Thursday, April 21, 2011

Hoi An

Some new geography.

Hoi An in some ways is a paradox, I loved the part designated for tourists (the 'old town' of Hoi An is blocked off from cars and has been declared a UNESCO world heritage site), but I hated that there was nothing but tourism. No matter how far I wandered, to the beach, through the local market, across winding roads as I (naturally) got lost, everything was still catered to the tourist.

All the old yellow buildings, red flags hanging from every shop, and that rare bit of quiet I don't often find. I think Hoi An is in many respects like a Western ghost town. There weren't any people dressed up from earlier times, but between the souvenir shops, the lack of any buildings being used for their original purposes, and the constant milling about and picture taking of tourists I guess I was waiting for the Vietnam version of a cowboy to come out and stage a reenactment.

The regional cuisine was fantastic though. Shrimp steamed in rice paper, and crispy fried wontons piled with vegetables. (I promise to do a whole post of delicious things I've eaten) There were some pork noodles too, but I suppose being pescetarian means I don't experience as many aspects of food culture as I could. I like to think I just experience different aspects.

We arrived in Hoi An, spent the afternoon at a quiet and pretty beach, and spent the next day perusing old town. By nightfall we knew we wouldn't last another day and picked our bus ticket to Hue. I'm sure I could have explored Hoi An more in depth, or maybe just spent the day sipping wine and looking onto the river, but we had only a week and wanted to see as much as possible. As a final goodbye we looped through the town after a late dinner, had a beer with new friends, and watched people set candles floating to the river, small pinpricks of light against the black night. (Which thanks to Blogspot's confusing picture uploading, is actually the fourth picture)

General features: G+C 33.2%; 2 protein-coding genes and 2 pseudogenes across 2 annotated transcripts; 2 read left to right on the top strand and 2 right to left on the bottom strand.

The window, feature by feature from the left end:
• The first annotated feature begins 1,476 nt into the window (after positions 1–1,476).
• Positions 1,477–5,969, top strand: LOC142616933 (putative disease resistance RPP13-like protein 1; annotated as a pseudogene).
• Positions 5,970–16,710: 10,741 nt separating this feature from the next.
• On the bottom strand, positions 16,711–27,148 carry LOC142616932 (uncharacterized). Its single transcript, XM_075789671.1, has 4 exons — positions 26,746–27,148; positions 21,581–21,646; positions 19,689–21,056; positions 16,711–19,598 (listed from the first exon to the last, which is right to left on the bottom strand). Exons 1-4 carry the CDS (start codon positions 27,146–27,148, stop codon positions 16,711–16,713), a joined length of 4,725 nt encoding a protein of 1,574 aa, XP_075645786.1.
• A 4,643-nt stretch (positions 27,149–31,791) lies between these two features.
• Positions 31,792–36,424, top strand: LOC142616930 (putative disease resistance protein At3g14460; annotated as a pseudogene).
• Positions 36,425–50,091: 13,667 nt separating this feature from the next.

Sunday, April 17, 2011

Train Journey through Vietnam

As a kid my family would go on a local train's dinner ride. I don't remember much, just vague emotional impressions of happiness and excitement and that glorious Washington scenery. Once I got a little older I would ride it by myself to visit my sister at college in Bellingham, or south to see relatives in Portland. I'd make excuses for not driving, or being driven. Why the train was best for the environment, that it was safer. I honestly simply wanted to be on a journey.

Cars make me sleepy or nauseous, planes eliminate the feeling of having gone anywhere. So quickly and in such a different realm do they transport you, moving through cotton high in the sky makes a journey seem more a break from reality. Trains though, trains follow the curve of the land and wind through it with a romance I don't find most places. Trains let you walk around, sleep more comfortably. You see what's outside and have nothing to do put pay attention to it.

From Ho Chi Minh we took the train to Hoi An (and would take it again from Hue to Ho Chi Minh but for that trip I was drugged up on cold medicine so there are no pictures or thoughts really). We boarded at night, too dark to see outside and instead the rocking motion put me to sleep.

Woke at six to new light filtering through the window. Ignored the time and spent the next few hours taking shots that would be blurry and obstructed and never convey the majesty of the land. Drifted to sleep, woke, read, watched, repeat. Landscape kept shifting between farms, coast, mountains, cities, and jungle.

I'm often alone in my devotion to the railway. The bathrooms are disgusting, trains are slow, tracing their path with a relaxed air. It’s a foolish sensibility I have, but trains are still my favorite way to travel.